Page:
- Last Updated on Wednesday, 22 December 2010 00:00
- Published on Wednesday, 22 December 2010 00:00
- Hits: 957
At approximately 11:30 a.m. on Dec. 17, at Westmoreland Circuit Court, before Judge Joseph J. Ellis, Barbara Marks Worrell pled guilty to 13 felony counts of embezzlement and one felony count of making false statements on income tax returns. The embezzlement charges allege that Worrell, former finance director for Colonial Beach schools, stole at least $337,000 from September 1997 through April 2009.
Mark Gardner, Worrell’s attorney, argued that Worrell be allowed to continue to remain out on bond citing she had been cooperative, was not a flight risk, was not a threat to the community, and further noting that her husband has health problems and her home is currently subject to foreclosure proceedings. Commonwealth’s Attorney Dean Atkins advised Judge Ellis “I will not object to his motion for release.”
Judge Ellis, after consideration of Gardner’s arguments, said “Today, this court will not incarcerate her.” Worrell remains out on bond until Feb. 18, 2011, when she will be sentenced.
Worrell pled guilty to 14 new felony charges that had been delivered to her attorney on the morning of her arraignment. The original 13 charges of embezzlement were nolle prossed. The new 13 embezzlement charges expand the timeframe of Worrell’s embezzlement from September 1997 through April 2009 when Worrell was placed on administrative leave pending results of an investigation originally initiated by Tim Trivett. An additional felony charge of tax fraud was added to the embezzlement charges.
By pleading guilty to all 14 felony charges, each of which carries a potential 20-year sentence, Worrell gave up her right to testify, cross examine witnesses, to have a trial by a jury of her peers, and most importantly, her right to appeal. When questioned by Ellis “Do you understand the consequences of what you’re doing?” Worrell answered very quietly “Yes, sir.”
In describing the 13 embezzlement charges, Atkins informed the Court that Worrell, “the trusted finance director for the Colonial Beach Schools” began in September 1997 falsifying check ledgers to pay herself amounts “substantially in excess of her salary.” Atkins further noted that “her accounting creativity” passed unnoticed through town audits and scrutiny by the School Board.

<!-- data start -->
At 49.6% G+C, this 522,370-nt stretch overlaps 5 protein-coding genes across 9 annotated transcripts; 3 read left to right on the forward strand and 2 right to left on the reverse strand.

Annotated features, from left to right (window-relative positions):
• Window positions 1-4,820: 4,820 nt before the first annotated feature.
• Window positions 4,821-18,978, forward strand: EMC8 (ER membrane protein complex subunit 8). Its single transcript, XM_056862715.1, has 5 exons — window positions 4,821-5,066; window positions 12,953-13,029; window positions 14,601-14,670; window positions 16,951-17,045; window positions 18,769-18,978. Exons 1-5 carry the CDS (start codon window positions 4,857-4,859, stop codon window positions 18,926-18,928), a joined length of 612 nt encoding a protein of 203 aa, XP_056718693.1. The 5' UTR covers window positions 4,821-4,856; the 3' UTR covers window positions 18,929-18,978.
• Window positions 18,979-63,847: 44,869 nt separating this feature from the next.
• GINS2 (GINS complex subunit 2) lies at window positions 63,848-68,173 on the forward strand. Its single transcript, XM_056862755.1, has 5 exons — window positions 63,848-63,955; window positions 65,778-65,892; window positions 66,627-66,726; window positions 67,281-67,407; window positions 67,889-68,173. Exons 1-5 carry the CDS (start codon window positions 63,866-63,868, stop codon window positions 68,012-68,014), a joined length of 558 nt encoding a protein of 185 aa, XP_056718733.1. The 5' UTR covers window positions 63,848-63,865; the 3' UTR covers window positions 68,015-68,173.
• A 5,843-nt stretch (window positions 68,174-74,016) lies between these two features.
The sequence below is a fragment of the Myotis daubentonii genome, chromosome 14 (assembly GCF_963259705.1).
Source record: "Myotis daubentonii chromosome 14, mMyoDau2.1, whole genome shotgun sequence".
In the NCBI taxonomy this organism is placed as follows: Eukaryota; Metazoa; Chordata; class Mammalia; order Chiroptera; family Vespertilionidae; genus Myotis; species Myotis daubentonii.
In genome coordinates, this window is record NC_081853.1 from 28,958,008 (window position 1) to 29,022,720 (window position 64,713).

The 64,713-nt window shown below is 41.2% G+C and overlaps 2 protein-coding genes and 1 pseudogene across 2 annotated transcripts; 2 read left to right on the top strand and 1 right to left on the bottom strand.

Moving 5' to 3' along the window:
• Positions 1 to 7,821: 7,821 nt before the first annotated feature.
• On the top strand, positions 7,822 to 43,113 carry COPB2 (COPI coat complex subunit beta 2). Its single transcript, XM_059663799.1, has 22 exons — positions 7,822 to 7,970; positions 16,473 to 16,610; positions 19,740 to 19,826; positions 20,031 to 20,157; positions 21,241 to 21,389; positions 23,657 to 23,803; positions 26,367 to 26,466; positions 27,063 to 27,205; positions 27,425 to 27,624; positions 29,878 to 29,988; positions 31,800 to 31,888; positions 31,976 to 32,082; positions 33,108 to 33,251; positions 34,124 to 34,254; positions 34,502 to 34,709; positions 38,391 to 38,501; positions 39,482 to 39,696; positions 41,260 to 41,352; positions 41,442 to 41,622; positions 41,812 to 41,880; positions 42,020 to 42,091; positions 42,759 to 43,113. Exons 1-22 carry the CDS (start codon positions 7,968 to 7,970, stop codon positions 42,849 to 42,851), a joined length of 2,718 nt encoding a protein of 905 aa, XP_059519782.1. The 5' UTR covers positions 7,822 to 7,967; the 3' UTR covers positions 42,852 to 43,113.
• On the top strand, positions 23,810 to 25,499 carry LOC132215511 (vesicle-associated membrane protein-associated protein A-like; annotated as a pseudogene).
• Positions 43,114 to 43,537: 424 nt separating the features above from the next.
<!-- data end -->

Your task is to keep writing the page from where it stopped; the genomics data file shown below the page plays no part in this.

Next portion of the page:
According to Atkins, each disbursement to herself was veiled by being “fraudulently described as to a different service provider, a different payee.” Atkins further noted that Worrell used the School Board’s credit card “to pay a timeshare in another state.”
Gardner stipulated that, to date, it can be proved that Worrell stole $325,000 from Colonial Beach schools’ general account, $7,000 from the schools’ cafeteria account and $5,000 from the petty cash account. The investigation is continuing with Worrell being cooperative with investigators. Gardner also stipulated that Worrell failed to report the additional income, which is the basis of the additional tax fraud charge.
When arguing for Worrell to remain out on bond pending sentencing on Feb. 18, Gardner relied on Worrell’s cooperation with counsel “to resolve the issue of restitution.” Gardner also noted that Worrell “understands incarceration is a distinct possibility.”
Atkins described his agreement with opposing counsel that if Worrell pled guilty, he would not object to her remaining out on bond and that he would argue his case “at sentencing.” Atkins further noted “It is up to the court.”
Ellis, in rendering his decision noted that “this is an unusual case.” And that he has “confidence in this Commonwealth’s Attorney.” When setting the February sentencing date, Ellis said “her bond will be continued until then.”
Worrell, who was well-coiffed and wearing an all black outfit with black boots, left the courtroom with family members and her attorney the same way she entered — out on bond and able to be at home during the holidays.